Bucharest, May 6, 2015/ Independent Balkan News Agency
By Daniel Stroe
Romania’s Constitutional Court has today ruled that a Senate’s decision on the outcome of the vote cast on the request of the anti-corruption authority seeking approval for Senator Dan Sova’s (photo) remand and pre-trial arrest is unconstitutional, bringing a case which sparked public outrage back into the spotlight.
“Following deliberations, the Constitutional Court ruled by a majority vote that the Senate Decision No. 32 of March 25, acknowledging that the requirements of (…) the Senate Statutes had not been met, thus preventing the approval of the remand and pre-trial arrest of Senator Dan Sova, is unconstitutional, because it was adopted on the basis of law and regulatory provisions that were running counter to (…) the Constitution,” show the minutes of the CCR sitting.
It is not yet clear whether the vote in the Senate will be resumed. The decision is final and generally binding and shall be notified to the Senate. Romania’s Constitutional Court today discussed the challenge filed by the National Liberal Party (PNL) to the Senate’s decision regarding the outcome of the vote cast following the request of the National Anti-corruption Directorate (DNA) for the approval of Dan Sova’s remand and pre-trial arrest.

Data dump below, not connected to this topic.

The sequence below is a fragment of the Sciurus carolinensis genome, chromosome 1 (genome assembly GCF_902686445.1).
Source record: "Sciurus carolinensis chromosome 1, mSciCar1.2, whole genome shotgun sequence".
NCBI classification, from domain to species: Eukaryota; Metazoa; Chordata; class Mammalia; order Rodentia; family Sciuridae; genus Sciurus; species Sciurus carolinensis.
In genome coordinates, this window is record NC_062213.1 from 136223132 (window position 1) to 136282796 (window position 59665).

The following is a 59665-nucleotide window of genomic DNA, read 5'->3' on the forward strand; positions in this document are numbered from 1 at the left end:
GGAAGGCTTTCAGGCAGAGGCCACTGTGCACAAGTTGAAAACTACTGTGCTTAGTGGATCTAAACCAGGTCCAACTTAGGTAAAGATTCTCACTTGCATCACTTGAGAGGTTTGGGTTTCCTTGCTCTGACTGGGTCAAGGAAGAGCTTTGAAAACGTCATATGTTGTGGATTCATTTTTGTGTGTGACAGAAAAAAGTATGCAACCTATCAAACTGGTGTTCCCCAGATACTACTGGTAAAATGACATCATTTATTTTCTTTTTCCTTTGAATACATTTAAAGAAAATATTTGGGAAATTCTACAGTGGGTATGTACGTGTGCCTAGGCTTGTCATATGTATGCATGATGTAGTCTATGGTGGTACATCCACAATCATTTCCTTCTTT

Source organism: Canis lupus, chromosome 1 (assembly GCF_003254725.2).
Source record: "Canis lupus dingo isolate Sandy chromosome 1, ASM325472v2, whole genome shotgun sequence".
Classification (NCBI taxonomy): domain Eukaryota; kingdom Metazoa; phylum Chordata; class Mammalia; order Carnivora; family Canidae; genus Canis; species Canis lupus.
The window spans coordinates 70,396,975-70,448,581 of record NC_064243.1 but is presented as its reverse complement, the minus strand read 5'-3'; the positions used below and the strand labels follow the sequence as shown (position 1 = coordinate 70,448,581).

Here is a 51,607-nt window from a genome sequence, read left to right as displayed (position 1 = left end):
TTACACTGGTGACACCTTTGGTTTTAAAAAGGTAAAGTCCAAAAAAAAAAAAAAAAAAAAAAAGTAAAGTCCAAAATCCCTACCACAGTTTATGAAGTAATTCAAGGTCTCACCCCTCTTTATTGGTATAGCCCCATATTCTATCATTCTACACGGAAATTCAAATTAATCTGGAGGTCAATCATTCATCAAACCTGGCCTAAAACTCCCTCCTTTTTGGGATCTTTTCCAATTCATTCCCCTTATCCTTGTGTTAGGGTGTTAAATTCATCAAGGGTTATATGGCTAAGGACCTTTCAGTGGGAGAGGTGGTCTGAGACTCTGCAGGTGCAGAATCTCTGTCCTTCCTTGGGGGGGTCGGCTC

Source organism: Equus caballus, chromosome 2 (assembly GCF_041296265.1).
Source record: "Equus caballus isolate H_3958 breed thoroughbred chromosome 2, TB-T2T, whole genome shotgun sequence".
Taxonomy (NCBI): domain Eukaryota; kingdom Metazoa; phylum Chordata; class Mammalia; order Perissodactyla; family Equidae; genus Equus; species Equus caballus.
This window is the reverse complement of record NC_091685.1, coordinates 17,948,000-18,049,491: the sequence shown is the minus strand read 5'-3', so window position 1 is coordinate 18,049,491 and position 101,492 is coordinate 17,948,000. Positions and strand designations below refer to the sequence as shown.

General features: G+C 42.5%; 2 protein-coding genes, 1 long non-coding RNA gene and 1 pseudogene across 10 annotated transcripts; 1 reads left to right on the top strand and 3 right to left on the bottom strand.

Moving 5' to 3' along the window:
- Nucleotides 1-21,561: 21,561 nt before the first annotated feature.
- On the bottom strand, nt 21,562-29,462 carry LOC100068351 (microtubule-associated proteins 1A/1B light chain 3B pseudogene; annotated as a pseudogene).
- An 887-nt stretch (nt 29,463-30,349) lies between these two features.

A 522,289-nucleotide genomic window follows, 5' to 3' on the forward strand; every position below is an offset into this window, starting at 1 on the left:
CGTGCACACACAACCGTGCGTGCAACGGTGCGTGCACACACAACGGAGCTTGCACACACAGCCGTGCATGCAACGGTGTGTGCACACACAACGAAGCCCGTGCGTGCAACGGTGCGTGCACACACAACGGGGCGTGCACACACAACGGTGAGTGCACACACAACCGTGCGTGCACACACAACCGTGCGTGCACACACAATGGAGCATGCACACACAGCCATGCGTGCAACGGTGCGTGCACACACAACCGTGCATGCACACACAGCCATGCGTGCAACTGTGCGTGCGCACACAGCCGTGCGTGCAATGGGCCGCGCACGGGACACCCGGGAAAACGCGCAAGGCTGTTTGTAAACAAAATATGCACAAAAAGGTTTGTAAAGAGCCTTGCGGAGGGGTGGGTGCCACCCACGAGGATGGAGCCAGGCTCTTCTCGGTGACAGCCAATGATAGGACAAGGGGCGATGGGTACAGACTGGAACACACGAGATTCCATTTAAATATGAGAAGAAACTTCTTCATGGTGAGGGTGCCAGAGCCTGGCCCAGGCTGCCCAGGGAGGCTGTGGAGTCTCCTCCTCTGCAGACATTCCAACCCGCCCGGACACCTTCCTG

On April 23, leader of the PNL Senate group Tudor Barbu announced that the Liberals were filing a challenge to the decision passed in the Sova case with Constitutional Court.
“There are numerous legal grounds, elements related to Constitutional Court jurisprudence, there are arguments aplenty the Liberals have made available to the Court judges in support of this natural move, of challenging a decision that defies the laws and the Constitution in the first place,” Barbu said at that time.
In April, a request filed by the Romanian Anti-Corruption Department (DNA) to arrest Senator Sova, an ally of PM Victor Ponta and former minister of Transport, was approved by 79 votes, while 67 senators turned it down. Still, the speaker of the Senate announced there was no majority of votes met therefore the request was rejected. The Romanian Senate has 168 senators so the majority need for the request to be approved is 85 votes. The vote sparked protests and harsh criticism from Western embassies in Bucharest.
Sova is accused of destroying digital evidence of a legal counseling company he used to work for related to a file concerning a huge energetic complex in Romania, Turceni-Rovinari. Prosecutors say Dan Sova’s legal house and his accomplices deprived the state energetic complex of 71 million lei (about 16 million Euros) in just half a year. Sova was hired as lawyer but lost many trials the energetic complex was involved in. In return, Sova’s legal company earned a little less than 1 million Euros.